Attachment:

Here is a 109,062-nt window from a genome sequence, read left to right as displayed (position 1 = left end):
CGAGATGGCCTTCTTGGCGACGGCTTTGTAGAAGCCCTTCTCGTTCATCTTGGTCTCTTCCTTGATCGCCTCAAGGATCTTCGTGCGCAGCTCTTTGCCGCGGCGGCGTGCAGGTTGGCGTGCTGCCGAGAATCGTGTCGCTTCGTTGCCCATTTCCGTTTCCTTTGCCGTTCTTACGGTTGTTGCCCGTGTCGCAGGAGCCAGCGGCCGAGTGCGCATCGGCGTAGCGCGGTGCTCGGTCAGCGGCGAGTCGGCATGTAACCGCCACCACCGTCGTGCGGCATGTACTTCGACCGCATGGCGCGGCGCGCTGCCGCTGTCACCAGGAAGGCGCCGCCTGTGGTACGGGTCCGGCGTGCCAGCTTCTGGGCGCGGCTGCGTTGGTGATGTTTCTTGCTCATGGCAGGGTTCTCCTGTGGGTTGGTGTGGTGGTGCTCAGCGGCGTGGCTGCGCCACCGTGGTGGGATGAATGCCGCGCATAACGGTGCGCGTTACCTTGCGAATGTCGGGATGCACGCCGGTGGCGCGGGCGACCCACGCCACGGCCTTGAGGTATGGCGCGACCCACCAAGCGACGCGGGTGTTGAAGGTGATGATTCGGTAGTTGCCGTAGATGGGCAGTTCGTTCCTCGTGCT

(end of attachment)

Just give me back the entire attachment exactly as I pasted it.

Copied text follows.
Here is a 109,062-nt window from a genome sequence, read left to right as displayed (position 1 = left end):
CGAGATGGCCTTCTTGGCGACGGCTTTGTAGAAGCCCTTCTCGTTCATCTTGGTCTCTTCCTTGATCGCCTCAAGGATCTTCGTGCGCAGCTCTTTGCCGCGGCGGCGTGCAGGTTGGCGTGCTGCCGAGAATCGTGTCGCTTCGTTGCCCATTTCCGTTTCCTTTGCCGTTCTTACGGTTGTTGCCCGTGTCGCAGGAGCCAGCGGCCGAGTGCGCATCGGCGTAGCGCGGTGCTCGGTCAGCGGCGAGTCGGCATGTAACCGCCACCACCGTCGTGCGGCATGTACTTCGACCGCATGGCGCGGCGCGCTGCCGCTGTCACCAGGAAGGCGCCGCCTGTGGTACGGGTCCGGCGTGCCAGCTTCTGGGCGCGGCTGCGTTGGTGATGTTTCTTGCTCATGGCAGGGTTCTCCTGTGGGTTGGTGTGGTGGTGCTCAGCGGCGTGGCTGCGCCACCGTGGTGGGATGAATGCCGCGCATAACGGTGCGCGTTACCTTGCGAATGTCGGGATGCACGCCGGTGGCGCGGGCGACCCACGCCACGGCCTTGAGGTATGGCGCGACCCACCAAGCGACGCGGGTGTTGAAGGTGATGATTCGGTAGTTGCCGTAGATGGGCAGTTCGTTCCTCGTGCT